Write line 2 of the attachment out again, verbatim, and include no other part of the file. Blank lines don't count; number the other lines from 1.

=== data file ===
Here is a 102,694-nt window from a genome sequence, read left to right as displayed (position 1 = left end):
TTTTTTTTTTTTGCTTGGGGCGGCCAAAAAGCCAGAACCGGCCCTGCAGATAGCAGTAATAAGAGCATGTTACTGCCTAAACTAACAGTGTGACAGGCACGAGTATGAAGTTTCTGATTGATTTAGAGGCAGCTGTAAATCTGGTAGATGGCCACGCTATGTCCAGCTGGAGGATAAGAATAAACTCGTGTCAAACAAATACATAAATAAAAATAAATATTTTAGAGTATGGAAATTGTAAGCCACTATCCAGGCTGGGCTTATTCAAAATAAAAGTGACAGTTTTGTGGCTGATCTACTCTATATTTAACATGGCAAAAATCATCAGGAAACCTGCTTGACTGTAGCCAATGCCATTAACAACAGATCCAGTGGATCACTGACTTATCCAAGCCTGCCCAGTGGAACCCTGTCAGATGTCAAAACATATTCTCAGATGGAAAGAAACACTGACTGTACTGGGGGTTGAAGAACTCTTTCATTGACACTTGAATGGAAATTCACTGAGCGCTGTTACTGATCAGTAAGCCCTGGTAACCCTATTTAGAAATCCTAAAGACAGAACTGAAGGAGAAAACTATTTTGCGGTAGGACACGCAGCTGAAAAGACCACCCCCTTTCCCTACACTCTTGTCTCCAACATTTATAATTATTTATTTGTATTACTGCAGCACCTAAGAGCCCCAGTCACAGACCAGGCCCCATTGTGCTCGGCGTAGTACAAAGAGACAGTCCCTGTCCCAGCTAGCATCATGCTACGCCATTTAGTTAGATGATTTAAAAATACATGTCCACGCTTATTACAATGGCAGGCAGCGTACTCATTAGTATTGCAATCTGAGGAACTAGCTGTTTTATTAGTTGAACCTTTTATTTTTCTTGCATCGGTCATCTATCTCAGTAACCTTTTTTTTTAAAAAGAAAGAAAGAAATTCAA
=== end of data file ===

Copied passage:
TTTTTTTTTTTTGCTTGGGGCGGCCAAAAAGCCAGAACCGGCCCTGCAGATAGCAGTAATAAGAGCATGTTACTGCCTAAACTAACAGTGTGACAGGCACGAGTATGAAGTTTCTGATTGATTTAGAGGCAGCTGTAAATCTGGTAGATGGCCACGCTATGTCCAGCTGGAGGATAAGAATAAACTCGTGTCAAACAAATACATAAATAAAAATAAATATTTTAGAGTATGGAAATTGTAAGCCACTATCCAGGCTGGGCTTATTCAAAATAAAAGTGACAGTTTTGTGGCTGATCTACTCTATATTTAACATGGCAAAAATCATCAGGAAACCTGCTTGACTGTAGCCAATGCCATTAACAACAGATCCAGTGGATCACTGACTTATCCAAGCCTGCCCAGTGGAACCCTGTCAGATGTCAAAACATATTCTCAGATGGAAAGAAACACTGACTGTACTGGGGGTTGAAGAACTCTTTCATTGACACTTGAATGGAAATTCACTGAGCGCTGTTACTGATCAGTAAGCCCTGGTAACCCTATTTAGAAATCCTAAAGACAGAACTGAAGGAGAAAACTATTTTGCGGTAGGACACGCAGCTGAAAAGACCACCCCCTTTCCCTACACTCTTGTCTCCAACATTTATAATTATTTATTTGTATTACTGCAGCACCTAAGAGCCCCAGTCACAGACCAGGCCCCATTGTGCTCGGCGTAGTACAAAGAGACAGTCCCTGTCCCAGCTAGCATCATGCTACGCCATTTAGTTAGATGATTTAAAAATACATGTCCACGCTTATTACAATGGCAGGCAGCGTACTCATTAGTATTGCAATCTGAGGAACTAGCTGTTTTATTAGTTGAACCTTTTATTTTTCTTGCATCGGTCATCTATCTCAGTAACCTTTTTTTTTAAAAAGAAAGAAAGAAATTCAA